Police investigating how Michigan voting machine wound up for sale online

Jocelyn Benson, Michigan's secretary of state, told CNN in an interview in Detroit on August 1 that voters should rest assured that the state's elections are secure.

By Donie O'Sullivan, Curt Devine and Kimberly Berryman, CNN

(CNN) -- Authorities in Michigan are investigating how a missing voting machine from the state wound up for sale on eBay last month for $1,200.

The machine was purchased by a cybersecurity expert in Connecticut who alerted Michigan authorities and is now waiting for law enforcement to pick up the device. CNN determined the machine was dropped off at a Goodwill store in Northern Michigan, before being sold last month on eBay by a man in Ohio.

In an interview with CNN, the Ohio man said he purchased the machine online at Goodwill for $7.99 before auctioning it on eBay for $1,200.

Election machines are part of the United States' critical infrastructure and are supposed to be kept under lock and key. It's an issue that has become increasingly important in recent years as people have sought to gain unauthorized access to election systems in a futile attempt to prove the false notion that the 2020 election was stolen.

News of the sold machine comes as authorities in Michigan, Colorado and Georgia are probing apparent efforts to gain unauthorized access to voting machines or obtain data from them following the 2020 election.

Michigan's Democratic attorney general has called for a special prosecutor to investigate her Republican challenger, Matthew DePerno, after finding evidence that allegedly links him to a plot to tamper with voting machines used in the 2020 election. DePerno has denied the allegations.

A bargain at the Goodwill

Ean Hutchison, a 35-year-old Uber driver in Miamisburg, Ohio, has an eye for technology and a stellar record as a seller on eBay. He trawls the web looking for deals on computer parts, like motherboards and graphic cards, and then re-sells them for a profit on eBay, often to similarly technically inclined people who are building or upgrading their own computers.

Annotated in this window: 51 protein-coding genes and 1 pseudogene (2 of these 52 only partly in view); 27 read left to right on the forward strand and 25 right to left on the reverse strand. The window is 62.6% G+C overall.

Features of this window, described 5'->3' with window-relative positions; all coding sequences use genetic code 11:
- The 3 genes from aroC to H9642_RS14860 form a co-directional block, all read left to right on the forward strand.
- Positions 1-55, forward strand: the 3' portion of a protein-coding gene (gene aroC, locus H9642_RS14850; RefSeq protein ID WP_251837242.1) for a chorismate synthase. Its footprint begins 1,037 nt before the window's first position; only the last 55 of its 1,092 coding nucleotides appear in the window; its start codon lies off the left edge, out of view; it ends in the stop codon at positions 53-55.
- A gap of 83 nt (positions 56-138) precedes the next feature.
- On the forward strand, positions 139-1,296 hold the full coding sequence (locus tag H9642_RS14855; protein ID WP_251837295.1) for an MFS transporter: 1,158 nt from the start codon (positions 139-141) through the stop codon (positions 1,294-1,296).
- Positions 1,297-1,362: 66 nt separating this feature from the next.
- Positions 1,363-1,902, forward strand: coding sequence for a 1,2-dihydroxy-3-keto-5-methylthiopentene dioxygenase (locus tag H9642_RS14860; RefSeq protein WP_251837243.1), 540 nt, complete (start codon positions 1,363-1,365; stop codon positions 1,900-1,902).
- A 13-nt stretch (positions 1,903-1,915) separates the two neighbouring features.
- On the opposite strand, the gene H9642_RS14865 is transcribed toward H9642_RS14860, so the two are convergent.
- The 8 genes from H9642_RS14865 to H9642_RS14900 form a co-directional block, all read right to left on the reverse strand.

"I have a knack for finding hidden gems really cheap and turning a quick profit," Hutchison said, and often finds those gems in online thrift stores and Goodwill.

It was on a recent trawl of a Goodwill website in Michigan that Hutchison said he came across one of those gems.

"AVALUE TECHNOLOGY Touch Panel SID-15V-Z37-B1R," was all the ad read. The pictures accompanying the ad showed a large monitor, possibly a touch screen, with what looked like a slot for a keycard or credit card. A hand-written sticker on the base of the monitor read "Colfax." Goodwill was selling it for $7.99.

To the uninitiated, it would be hard to know what this product was. A monitor that maybe could plug into a computer, perhaps. But why the slot for a card?

Hutchison knew what he was looking at.

It was a piece of election hardware that, he reasoned given where it was listed, had been used in Michigan's elections.

"I wasn't even aware that they were supposed to be sold, let alone donated to Goodwill," Hutchison told CNN.

"The sale of voting machines and related equipment is prohibited under eBay's government items policy," an eBay spokesperson told CNN. "We will cooperate with law enforcement in their investigation."

"Own a piece of history!"

The machine -- a ballot-marking device -- arrived in the mail and Hutchison later posted it on eBay. He set the eBay auction bidding to start at $250 but gave potential buyers the option of skipping the auction if they paid $1,200 upfront.

"Own a piece of history!" Hutchison's eBay listing read. "This voting machine was one of thousands used in the 2020 United States presidential election and included in one of the many lawsuits against Dominion that were thrown out."

Dominion Voting Systems was the subject of baseless claims after the 2020 election that its voting machines were hacked as part of a plot to throw the election in favor of President Joe Biden. Dominion is currently engaged in a billion-dollar defamation suit against a handful of defendants, including Fox News, who amplified baseless claims its machines were hacked in the 2020 election.

Seven hundred miles away, in his apartment in Connecticut, Harri Hursti saw the ad.